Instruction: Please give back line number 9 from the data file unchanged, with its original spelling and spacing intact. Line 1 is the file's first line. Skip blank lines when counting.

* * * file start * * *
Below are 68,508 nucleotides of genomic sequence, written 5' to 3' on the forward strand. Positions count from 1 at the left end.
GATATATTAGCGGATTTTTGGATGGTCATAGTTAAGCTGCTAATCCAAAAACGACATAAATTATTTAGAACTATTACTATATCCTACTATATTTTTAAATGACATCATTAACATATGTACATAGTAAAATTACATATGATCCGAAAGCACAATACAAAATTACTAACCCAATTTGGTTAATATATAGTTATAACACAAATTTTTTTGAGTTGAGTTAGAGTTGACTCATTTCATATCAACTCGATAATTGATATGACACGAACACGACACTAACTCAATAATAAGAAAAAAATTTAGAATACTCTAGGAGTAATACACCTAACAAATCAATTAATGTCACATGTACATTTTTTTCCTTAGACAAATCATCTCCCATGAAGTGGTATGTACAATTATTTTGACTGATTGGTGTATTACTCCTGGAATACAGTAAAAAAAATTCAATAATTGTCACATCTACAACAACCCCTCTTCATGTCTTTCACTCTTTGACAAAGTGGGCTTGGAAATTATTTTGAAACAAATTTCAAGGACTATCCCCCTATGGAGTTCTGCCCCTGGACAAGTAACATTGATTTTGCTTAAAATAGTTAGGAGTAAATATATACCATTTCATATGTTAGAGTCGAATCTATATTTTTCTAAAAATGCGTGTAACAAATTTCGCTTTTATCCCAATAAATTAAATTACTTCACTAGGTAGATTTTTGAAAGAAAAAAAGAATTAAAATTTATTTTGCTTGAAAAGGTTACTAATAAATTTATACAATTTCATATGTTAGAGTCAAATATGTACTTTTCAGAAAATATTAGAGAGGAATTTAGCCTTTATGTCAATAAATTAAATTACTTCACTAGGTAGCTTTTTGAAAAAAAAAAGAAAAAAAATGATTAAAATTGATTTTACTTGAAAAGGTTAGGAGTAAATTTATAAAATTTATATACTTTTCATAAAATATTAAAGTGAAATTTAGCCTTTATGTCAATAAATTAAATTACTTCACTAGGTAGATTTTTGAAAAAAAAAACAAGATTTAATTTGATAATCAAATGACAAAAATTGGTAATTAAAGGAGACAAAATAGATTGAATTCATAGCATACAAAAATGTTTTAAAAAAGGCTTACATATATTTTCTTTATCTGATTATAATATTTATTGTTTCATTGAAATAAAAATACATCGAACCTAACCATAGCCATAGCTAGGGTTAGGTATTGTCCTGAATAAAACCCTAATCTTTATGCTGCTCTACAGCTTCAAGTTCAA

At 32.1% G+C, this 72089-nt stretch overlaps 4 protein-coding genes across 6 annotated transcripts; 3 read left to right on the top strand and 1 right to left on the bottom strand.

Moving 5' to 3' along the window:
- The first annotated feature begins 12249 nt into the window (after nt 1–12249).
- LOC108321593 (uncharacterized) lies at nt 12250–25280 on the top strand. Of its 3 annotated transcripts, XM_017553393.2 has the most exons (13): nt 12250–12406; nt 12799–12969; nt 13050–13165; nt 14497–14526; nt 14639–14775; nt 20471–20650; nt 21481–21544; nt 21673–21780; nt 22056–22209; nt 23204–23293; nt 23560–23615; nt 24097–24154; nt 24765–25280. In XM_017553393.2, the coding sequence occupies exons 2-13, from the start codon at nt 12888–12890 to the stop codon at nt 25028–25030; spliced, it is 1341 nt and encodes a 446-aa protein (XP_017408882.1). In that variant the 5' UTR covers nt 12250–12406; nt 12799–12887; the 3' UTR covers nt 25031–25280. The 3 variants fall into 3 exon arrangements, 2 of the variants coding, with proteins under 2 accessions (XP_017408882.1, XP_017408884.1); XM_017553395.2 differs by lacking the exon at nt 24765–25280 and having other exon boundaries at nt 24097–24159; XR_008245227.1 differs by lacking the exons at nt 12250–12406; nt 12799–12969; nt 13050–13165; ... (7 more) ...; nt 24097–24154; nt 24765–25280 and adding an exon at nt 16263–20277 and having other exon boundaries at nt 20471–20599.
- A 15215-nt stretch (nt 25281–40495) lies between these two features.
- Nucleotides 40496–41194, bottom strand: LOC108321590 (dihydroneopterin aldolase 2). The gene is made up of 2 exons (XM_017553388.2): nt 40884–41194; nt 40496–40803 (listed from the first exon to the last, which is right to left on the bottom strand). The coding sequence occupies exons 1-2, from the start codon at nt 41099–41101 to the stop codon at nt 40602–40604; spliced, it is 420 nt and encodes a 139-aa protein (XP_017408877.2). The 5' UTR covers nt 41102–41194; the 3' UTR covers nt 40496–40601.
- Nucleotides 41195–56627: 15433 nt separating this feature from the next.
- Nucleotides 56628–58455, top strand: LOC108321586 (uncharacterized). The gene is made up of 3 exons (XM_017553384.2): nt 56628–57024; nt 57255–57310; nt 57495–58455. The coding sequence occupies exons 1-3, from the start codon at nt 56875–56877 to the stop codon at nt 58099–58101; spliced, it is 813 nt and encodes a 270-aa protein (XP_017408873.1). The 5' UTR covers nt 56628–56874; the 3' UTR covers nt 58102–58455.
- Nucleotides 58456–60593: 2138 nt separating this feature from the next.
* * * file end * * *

- Nucleotides 41195–56627: 15433 nt separating this feature from the next.